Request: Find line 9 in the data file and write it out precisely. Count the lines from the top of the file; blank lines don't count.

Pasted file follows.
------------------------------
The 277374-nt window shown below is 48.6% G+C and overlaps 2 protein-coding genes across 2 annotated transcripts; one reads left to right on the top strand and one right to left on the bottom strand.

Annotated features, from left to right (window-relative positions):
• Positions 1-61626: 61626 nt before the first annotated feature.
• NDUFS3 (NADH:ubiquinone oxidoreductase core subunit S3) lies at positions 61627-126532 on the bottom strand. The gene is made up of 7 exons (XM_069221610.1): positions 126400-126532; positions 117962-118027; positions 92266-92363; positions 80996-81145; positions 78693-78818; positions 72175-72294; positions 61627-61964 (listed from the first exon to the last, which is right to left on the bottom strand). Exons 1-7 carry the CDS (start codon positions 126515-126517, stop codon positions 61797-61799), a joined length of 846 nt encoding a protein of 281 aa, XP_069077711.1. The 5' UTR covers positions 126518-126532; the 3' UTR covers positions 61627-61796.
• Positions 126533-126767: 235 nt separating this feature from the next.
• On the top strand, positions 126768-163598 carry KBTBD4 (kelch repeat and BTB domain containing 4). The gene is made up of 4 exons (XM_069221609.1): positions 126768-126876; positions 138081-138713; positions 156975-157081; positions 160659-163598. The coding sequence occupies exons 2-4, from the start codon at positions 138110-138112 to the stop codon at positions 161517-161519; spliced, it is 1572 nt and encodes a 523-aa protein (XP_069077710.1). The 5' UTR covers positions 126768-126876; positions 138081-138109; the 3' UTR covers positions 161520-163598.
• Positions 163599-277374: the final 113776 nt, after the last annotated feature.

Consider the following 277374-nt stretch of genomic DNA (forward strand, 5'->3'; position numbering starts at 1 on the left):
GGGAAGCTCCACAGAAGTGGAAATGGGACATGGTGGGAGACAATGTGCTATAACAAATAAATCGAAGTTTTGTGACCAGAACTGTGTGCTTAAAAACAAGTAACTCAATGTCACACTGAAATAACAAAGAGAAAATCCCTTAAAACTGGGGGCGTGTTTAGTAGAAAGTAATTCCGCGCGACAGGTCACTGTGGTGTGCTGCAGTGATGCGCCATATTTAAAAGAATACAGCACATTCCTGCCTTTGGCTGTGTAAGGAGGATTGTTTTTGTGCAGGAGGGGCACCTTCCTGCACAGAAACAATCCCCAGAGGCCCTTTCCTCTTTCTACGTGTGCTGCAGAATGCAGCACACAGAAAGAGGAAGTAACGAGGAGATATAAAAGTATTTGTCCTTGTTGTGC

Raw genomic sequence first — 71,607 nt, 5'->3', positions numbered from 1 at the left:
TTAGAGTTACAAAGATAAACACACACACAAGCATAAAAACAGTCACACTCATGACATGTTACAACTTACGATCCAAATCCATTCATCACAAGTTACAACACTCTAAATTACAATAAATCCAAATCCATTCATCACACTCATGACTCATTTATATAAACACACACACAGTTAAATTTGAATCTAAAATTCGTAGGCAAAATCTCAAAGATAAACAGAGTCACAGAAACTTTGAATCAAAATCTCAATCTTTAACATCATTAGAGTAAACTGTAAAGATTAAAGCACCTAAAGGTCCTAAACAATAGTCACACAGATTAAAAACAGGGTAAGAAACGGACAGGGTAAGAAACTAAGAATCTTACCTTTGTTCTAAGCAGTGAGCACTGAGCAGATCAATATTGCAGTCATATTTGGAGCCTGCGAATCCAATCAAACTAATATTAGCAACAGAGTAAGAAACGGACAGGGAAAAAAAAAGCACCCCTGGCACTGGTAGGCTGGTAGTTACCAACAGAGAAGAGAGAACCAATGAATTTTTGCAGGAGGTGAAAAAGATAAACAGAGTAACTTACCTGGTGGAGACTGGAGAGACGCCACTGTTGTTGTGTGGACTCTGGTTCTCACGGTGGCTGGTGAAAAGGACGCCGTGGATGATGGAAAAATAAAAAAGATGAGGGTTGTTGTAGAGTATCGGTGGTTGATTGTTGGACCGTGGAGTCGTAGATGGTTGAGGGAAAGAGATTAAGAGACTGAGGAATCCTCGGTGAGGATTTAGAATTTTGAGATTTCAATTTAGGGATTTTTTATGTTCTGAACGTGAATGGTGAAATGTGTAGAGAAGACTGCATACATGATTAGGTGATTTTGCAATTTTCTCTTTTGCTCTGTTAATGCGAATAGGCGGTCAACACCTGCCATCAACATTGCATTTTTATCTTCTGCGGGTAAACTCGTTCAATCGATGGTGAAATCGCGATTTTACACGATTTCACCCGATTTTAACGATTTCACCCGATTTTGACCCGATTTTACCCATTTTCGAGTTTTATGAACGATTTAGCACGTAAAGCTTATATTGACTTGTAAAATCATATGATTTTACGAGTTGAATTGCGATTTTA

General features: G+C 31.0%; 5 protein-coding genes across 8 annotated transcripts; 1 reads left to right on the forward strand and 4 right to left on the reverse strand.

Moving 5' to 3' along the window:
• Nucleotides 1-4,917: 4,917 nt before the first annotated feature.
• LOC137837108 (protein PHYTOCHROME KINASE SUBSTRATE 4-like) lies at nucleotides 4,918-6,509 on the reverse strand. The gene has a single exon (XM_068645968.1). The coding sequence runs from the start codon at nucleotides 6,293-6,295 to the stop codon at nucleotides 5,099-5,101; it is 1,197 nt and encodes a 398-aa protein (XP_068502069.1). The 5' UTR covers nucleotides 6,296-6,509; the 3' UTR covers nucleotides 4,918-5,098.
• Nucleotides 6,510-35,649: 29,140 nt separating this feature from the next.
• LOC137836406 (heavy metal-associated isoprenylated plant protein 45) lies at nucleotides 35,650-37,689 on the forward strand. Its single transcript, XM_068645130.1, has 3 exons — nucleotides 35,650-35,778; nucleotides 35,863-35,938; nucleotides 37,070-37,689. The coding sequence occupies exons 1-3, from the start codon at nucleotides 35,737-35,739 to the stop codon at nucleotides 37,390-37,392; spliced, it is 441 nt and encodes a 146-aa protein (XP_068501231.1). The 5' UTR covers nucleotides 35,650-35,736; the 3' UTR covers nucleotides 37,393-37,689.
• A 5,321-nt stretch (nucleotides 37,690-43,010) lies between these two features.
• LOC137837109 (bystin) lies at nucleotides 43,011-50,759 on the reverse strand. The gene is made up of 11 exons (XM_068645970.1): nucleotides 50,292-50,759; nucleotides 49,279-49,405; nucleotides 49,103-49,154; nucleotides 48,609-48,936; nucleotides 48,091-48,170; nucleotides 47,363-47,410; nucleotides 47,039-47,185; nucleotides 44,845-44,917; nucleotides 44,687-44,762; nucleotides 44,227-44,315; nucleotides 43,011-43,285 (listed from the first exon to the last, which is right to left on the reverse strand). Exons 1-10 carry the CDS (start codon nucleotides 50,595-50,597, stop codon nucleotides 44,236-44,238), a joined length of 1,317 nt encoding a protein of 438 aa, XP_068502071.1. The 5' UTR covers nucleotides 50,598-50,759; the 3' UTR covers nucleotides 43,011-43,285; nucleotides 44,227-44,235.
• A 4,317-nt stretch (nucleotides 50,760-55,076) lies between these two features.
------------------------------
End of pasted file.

GGGAAGCTCCACAGAAGTGGAAATGGGACATGGTGGGAGACAATGTGCTATAACAAATAAATCGAAGTTTTGTGACCAGAACTGTGTGCTTAAAAACAAGTAACTCAATGTCACACTGAAATAACAAAGAGAAAATCCCTTAAAACTGGGGGCGTGTTTAGTAGAAAGTAATTCCGCGCGACAGGTCACTGTGGTGTGCTGCAGTGATGCGCCATATTTAAAAGAATACAGCACATTCCTGCCTTTGGCTGTGTAAGGAGGATTGTTTTTGTGCAGGAGGGGCACCTTCCTGCACAGAAACAATCCCCAGAGGCCCTTTCCTCTTTCTACGTGTGCTGCAGAATGCAGCACACAGAAAGAGGAAGTAACGAGGAGATATAAAAGTATTTGTCCTTGTTGTGC